Tortuga Bay

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Panoramic of the beach of Tortuga Bay.

Tortuga Bay is located on the Santa Cruz Island, about a 20-minute water-taxi ride from the main water taxi dock in Puerto Ayora.[1][2] There is also a walking path, which is 1.55 miles (2,490 m) and is open from six in the morning to six in the evening. Visitors must sign in and out at the start of the path with the Galapagos Park Service office. Tortuga Bay has a gigantic, perfectly preserved beach that is forbidden to swimmers and is preserved for the wildlife where many marine iguanas, galapagos crabs and birds are seen dotted along the volcanic rocks. There is a separate cove where you can swim where it is common to view white tip reef sharks[3] swimming in groups and on occasion tiger sharks [4]

There is always a large variety of small fish, birds, including the brown pelican and gigantic galápagos tortoise. The Galápagos Islands were discovered in 1535, but first appeared on the maps, of Gerardus Mercator and Abraham Ortelius, in about 1570.[5] The islands were named "Insulae de los Galopegos" (Islands of the Tortoises) in reference to the giant tortoises found there.[6][7][nb 1]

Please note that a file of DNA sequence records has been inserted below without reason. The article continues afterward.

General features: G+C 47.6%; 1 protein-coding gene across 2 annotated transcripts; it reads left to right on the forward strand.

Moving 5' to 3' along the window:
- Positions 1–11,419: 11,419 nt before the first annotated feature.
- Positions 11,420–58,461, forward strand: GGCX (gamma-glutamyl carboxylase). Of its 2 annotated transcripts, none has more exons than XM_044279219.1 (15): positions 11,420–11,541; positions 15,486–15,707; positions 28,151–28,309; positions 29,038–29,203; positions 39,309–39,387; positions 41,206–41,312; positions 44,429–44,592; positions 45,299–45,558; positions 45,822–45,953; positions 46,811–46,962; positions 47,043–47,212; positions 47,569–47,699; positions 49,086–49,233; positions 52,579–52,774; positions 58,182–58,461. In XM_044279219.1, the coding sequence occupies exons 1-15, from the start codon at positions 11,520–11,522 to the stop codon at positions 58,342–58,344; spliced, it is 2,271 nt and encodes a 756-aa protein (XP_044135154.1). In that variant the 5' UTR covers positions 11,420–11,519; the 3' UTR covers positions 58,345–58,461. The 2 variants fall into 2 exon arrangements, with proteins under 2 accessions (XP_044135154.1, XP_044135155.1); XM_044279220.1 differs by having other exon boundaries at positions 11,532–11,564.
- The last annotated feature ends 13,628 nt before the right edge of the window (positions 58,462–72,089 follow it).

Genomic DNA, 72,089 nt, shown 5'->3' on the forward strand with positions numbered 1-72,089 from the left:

See also[edit]


  1. ^ The first navigation chart showing the individual islands was drawn up by the pirate Ambrose Cowley in 1684. He named them after fellow pirates or English noblemen. More recently, the Ecuadorian government gave most of the islands Spanish names. While the Spanish names are official, many researchers continue to use the older English names, particularly as those were the names used when Darwin visited. This article uses the Spanish island names.


  1. ^ Brown, Louise (2015-07-30). "Visit the Galapagos Islands, but tread lightly on 'nature's construction site'". Herald Sun. Archived from the original on 2015-10-29. Retrieved 2021-04-29.
  2. ^ On Santa Cruz, the walkable downtown area of Puerto Ayora is a small strip of hotels, restaurants, tour companies and gift shops at Tortuga Bay , Santa Cruz Island, Puerto Ayora Galapagos
  3. ^ Compagno, L.J.V. (1984). Sharks of the World: An Annotated and Illustrated Catalogue of Shark Species Known to Date. Rome: Food and Agricultural Organization. pp. 535–538. ISBN 92-5-101384-5.
  4. ^ Tortuga Bay Puerto Ayora Galapagos Islands,
  5. ^ Stewart, P.D. (2006). Galápagos: the islands that changed the world. New Haven: Yale University Press. p. 43. ISBN 978-0-300-12230-5.
  6. ^ Pritchard 1996, p. 17
  7. ^ Jackson, Michael Hume (1993). Galápagos, a natural history. Calgary: University of Calgary Press. p. 1. ISBN 1-895176-07-7.